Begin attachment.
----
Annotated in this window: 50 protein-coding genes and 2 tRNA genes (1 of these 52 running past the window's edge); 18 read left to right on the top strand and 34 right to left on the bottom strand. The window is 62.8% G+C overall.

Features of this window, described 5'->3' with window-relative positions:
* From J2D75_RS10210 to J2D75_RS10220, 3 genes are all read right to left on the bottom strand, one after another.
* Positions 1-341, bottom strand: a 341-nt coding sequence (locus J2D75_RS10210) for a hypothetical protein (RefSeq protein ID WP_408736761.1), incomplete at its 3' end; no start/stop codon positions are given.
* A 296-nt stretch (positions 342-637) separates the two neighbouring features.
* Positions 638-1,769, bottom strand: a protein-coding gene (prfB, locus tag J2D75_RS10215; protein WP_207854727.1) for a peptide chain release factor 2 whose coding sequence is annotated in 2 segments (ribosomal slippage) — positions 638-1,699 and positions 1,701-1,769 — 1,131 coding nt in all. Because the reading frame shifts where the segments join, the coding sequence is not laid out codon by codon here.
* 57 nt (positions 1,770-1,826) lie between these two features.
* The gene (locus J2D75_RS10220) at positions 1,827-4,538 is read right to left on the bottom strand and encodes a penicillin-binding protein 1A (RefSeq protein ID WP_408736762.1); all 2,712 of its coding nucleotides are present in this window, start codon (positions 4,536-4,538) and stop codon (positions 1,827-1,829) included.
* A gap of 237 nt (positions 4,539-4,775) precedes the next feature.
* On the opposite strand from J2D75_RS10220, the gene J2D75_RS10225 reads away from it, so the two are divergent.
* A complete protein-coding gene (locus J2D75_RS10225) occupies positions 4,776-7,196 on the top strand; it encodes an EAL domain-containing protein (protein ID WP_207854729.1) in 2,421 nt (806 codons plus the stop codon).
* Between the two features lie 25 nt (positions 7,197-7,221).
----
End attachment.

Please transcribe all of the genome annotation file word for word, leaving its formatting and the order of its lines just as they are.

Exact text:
Annotated in this window: 50 protein-coding genes and 2 tRNA genes (1 of these 52 running past the window's edge); 18 read left to right on the top strand and 34 right to left on the bottom strand. The window is 62.8% G+C overall.

Features of this window, described 5'->3' with window-relative positions:
* From J2D75_RS10210 to J2D75_RS10220, 3 genes are all read right to left on the bottom strand, one after another.
* Positions 1-341, bottom strand: a 341-nt coding sequence (locus J2D75_RS10210) for a hypothetical protein (RefSeq protein ID WP_408736761.1), incomplete at its 3' end; no start/stop codon positions are given.
* A 296-nt stretch (positions 342-637) separates the two neighbouring features.
* Positions 638-1,769, bottom strand: a protein-coding gene (prfB, locus tag J2D75_RS10215; protein WP_207854727.1) for a peptide chain release factor 2 whose coding sequence is annotated in 2 segments (ribosomal slippage) — positions 638-1,699 and positions 1,701-1,769 — 1,131 coding nt in all. Because the reading frame shifts where the segments join, the coding sequence is not laid out codon by codon here.
* 57 nt (positions 1,770-1,826) lie between these two features.
* The gene (locus J2D75_RS10220) at positions 1,827-4,538 is read right to left on the bottom strand and encodes a penicillin-binding protein 1A (RefSeq protein ID WP_408736762.1); all 2,712 of its coding nucleotides are present in this window, start codon (positions 4,536-4,538) and stop codon (positions 1,827-1,829) included.
* A gap of 237 nt (positions 4,539-4,775) precedes the next feature.
* On the opposite strand from J2D75_RS10220, the gene J2D75_RS10225 reads away from it, so the two are divergent.
* A complete protein-coding gene (locus J2D75_RS10225) occupies positions 4,776-7,196 on the top strand; it encodes an EAL domain-containing protein (protein ID WP_207854729.1) in 2,421 nt (806 codons plus the stop codon).
* Between the two features lie 25 nt (positions 7,197-7,221).